Win Conditions

Greetings and welcome to the final(?) piece in my series of articles on deck building for newer players!  If this is your first time reading one of these, you might be interested in reading the first three articles.  It starts with choosing an ID, continues on to the importance of a strong economy, and then moves on to a primer on ICE and Icebreakers.  In this article, we’ll be looking at agenda compositions for the corp, and win conditions for either side.

When I talk about “win conditions,” it’s different than talking about the conditions under which you win (ie reaching 7 points, flatlining the runner, or decking the corp).  When talking about win conditions as far as card games go, it’s usually a discussion about which cards are the ones actually helping you win the game. “But all my cards are helping me win the game.  That’s why I put them in my deck,” you might be saying. Touche, unknown pupil. However, while most of the cards in your deck are hopefully bringing you closer toward winning you the game, there are specific cards that you want in your deck that will actually get you there.

Agenda compositions are, as it probably sounds, the suite of agendas that you pick and put in your corp deck as part of the deck building process.  As opposed to every other card you put in your deck, this is the only part of building a deck that is legally mandatory, and has a set number of points that you must include based upon deck size.  The most common is 20-21 points for the standard 45-49 card corp deck. There are many ways to reach this required amount, but it’s not just the raw numbers I want to talk about, it’s the specific agenda choices as well.  Often times with the corp, your agenda choices tie directly into your win conditions, and not just because these are the literal points you are trying to score. I’ll start by chatting more about this below, and then we’ll talk more generally about win conditions for both sides afterwords.


Agenda Compositions

Both the agendas you choose and the specific point distribution of your agendas should be working toward winning you the game.  Despite me just saying up above that it’s not just about the literal point number on the agendas, that’s what I’m going to start with, because it’s a good place to start thinking about them.  For the rest of the article, I’m going to be referring to agendas by their advancement requirement (x) and their point value (y) in this form: x/y. In this form an agenda with an advancement requirement of 4 and a point value of 2 would be a 4/2 agenda.  This is the standard way of referring to agendas in the Netrunner community.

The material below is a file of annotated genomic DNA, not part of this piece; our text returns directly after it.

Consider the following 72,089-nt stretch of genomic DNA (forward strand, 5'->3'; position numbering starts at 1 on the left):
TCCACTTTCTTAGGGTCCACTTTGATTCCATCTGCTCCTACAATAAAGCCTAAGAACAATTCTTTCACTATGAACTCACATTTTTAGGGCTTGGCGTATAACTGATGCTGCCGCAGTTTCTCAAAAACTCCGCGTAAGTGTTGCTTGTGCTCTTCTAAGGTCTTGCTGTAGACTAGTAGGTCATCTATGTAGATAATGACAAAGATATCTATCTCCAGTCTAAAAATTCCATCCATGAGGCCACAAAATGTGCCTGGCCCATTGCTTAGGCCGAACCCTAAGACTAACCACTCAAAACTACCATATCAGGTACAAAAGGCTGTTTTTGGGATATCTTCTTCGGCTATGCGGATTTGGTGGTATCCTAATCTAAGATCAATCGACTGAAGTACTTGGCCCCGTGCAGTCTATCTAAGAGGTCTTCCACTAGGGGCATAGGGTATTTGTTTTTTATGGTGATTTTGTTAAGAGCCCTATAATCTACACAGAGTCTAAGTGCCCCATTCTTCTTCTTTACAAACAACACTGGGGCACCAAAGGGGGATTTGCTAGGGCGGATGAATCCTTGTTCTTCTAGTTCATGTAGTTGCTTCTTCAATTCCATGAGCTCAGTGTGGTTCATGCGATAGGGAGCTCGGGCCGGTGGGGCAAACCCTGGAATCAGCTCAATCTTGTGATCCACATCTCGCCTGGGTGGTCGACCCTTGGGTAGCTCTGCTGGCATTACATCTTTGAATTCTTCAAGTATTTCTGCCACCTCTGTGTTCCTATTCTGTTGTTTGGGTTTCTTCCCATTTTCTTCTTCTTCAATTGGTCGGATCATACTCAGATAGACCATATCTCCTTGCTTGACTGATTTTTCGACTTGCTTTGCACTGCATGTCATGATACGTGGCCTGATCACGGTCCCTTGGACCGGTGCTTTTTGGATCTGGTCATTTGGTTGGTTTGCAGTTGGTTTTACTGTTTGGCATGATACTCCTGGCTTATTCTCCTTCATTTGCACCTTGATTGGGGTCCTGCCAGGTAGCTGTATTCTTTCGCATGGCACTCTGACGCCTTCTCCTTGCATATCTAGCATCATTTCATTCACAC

With scoring agendas, there’s a lot of risk vs reward going on.  With scoring a 2/1 agenda, such as Hostile Takeover, the reward is small, and comes with a very bad penalty in the form of Bad Publicity.  However, because they can be scored directly from the hand (install, advance, advance -> score), most 2/1 agendas have historically seen play.  Most 3/1 agendas, on the other hand, aren’t powerful enough to see play. For Example, The Weyland agenda Chrisis Management does 1 meat damage to the runner at the beginning of the Corp’s turn if the runner is tagged.  For an effect that is hard to achieve anyhow (making the runner end their turn tagged), you need to spend way too much money and actions. This mainly boils down to the same economic reasons I have discussed about ICE advancement; advancing a card is a slow, expensive thing to do.  If you advance a card 3 times, you’re effectively out 6 credits over clicking for credits, so spending your turn doing this for only 1 point on the board is incredibly slow, especially when that same time could have been spent advancing a 3/2 agenda instead, such as Project Atlas, doubling the points you just got.  Even if it’s a 4/2 agenda, it only takes 1 more action to advance out than a 3/1. With any agenda over the advancement cost of 2, you also need to make vulnerable and install it into a server, where the runner might take it on their turn. You can counteract this by trying to Fast Advance (FA) them, like with Biotic Labor, but then that just adds on drastically to the scoring cost,  Therefore, the ability of a 3/1 agenda needs to be flat-out amazing to counteract these difficulties, and the sad truth is that almost none of them are.